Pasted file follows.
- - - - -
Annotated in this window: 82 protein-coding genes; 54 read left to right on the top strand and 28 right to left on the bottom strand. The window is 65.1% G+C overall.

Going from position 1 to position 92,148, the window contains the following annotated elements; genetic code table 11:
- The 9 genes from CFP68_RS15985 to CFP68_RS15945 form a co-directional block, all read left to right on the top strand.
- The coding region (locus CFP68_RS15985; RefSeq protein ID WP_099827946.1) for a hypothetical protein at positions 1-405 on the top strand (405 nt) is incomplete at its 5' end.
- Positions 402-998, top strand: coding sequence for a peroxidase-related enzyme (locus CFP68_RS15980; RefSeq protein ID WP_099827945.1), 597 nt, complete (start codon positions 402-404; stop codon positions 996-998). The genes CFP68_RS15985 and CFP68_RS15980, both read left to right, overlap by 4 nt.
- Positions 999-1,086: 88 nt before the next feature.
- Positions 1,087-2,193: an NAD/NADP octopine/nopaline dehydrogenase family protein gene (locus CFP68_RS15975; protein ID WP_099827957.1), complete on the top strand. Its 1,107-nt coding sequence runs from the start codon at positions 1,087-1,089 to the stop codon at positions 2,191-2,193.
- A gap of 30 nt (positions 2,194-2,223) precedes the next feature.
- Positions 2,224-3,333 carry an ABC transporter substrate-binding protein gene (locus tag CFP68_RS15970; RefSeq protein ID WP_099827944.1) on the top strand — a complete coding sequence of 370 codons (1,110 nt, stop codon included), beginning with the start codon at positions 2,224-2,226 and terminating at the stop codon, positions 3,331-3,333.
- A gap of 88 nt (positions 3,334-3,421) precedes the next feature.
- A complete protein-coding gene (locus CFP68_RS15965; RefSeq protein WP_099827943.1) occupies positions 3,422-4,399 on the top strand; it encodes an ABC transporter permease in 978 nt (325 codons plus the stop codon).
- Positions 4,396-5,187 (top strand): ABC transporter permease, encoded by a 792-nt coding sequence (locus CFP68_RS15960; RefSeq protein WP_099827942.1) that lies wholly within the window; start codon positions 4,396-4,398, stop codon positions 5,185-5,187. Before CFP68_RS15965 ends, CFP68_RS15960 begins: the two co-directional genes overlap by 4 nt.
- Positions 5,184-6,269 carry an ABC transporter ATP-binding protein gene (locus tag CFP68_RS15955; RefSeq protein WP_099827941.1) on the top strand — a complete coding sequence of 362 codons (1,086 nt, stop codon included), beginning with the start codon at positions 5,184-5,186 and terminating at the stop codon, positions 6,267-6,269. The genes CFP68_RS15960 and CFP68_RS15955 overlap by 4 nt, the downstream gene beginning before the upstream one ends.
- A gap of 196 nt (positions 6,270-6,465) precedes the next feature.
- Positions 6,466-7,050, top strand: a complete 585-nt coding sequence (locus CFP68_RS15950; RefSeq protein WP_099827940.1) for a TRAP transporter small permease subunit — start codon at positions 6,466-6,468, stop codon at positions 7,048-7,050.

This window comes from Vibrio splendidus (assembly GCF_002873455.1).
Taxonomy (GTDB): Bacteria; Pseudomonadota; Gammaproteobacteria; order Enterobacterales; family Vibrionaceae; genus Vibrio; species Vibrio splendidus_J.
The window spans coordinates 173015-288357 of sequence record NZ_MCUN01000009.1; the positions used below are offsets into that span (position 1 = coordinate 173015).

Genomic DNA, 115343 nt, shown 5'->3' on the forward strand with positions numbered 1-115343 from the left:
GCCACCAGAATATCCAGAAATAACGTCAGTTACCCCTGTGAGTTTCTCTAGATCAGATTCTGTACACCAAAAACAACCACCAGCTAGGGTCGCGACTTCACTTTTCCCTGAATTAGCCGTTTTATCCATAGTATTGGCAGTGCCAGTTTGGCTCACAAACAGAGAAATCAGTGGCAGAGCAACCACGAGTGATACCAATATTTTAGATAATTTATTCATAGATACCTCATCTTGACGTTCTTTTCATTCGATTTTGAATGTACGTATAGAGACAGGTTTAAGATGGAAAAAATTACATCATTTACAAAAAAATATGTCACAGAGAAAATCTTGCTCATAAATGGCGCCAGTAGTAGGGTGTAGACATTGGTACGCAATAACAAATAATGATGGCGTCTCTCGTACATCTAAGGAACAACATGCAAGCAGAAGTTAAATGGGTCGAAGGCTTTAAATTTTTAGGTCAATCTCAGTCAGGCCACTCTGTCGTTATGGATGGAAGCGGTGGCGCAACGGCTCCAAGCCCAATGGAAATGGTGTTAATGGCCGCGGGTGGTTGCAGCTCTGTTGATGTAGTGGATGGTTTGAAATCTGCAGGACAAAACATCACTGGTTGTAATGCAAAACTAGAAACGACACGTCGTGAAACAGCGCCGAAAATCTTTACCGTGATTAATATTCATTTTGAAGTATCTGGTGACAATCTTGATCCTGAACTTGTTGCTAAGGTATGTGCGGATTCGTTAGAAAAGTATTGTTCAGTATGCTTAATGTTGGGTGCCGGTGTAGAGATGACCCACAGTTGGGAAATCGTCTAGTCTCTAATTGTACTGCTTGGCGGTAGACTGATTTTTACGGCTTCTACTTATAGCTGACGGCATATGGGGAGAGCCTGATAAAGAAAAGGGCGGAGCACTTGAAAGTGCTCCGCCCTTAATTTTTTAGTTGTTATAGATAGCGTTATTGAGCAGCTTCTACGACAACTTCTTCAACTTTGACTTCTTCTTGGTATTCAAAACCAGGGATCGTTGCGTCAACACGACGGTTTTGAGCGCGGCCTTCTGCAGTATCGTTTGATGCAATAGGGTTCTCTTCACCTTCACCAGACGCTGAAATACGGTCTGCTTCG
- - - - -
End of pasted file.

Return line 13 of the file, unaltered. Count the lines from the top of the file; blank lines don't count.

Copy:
- Positions 5,184-6,269 carry an ABC transporter ATP-binding protein gene (locus tag CFP68_RS15955; RefSeq protein WP_099827941.1) on the top strand — a complete coding sequence of 362 codons (1,086 nt, stop codon included), beginning with the start codon at positions 5,184-5,186 and terminating at the stop codon, positions 6,267-6,269. The genes CFP68_RS15960 and CFP68_RS15955 overlap by 4 nt, the downstream gene beginning before the upstream one ends.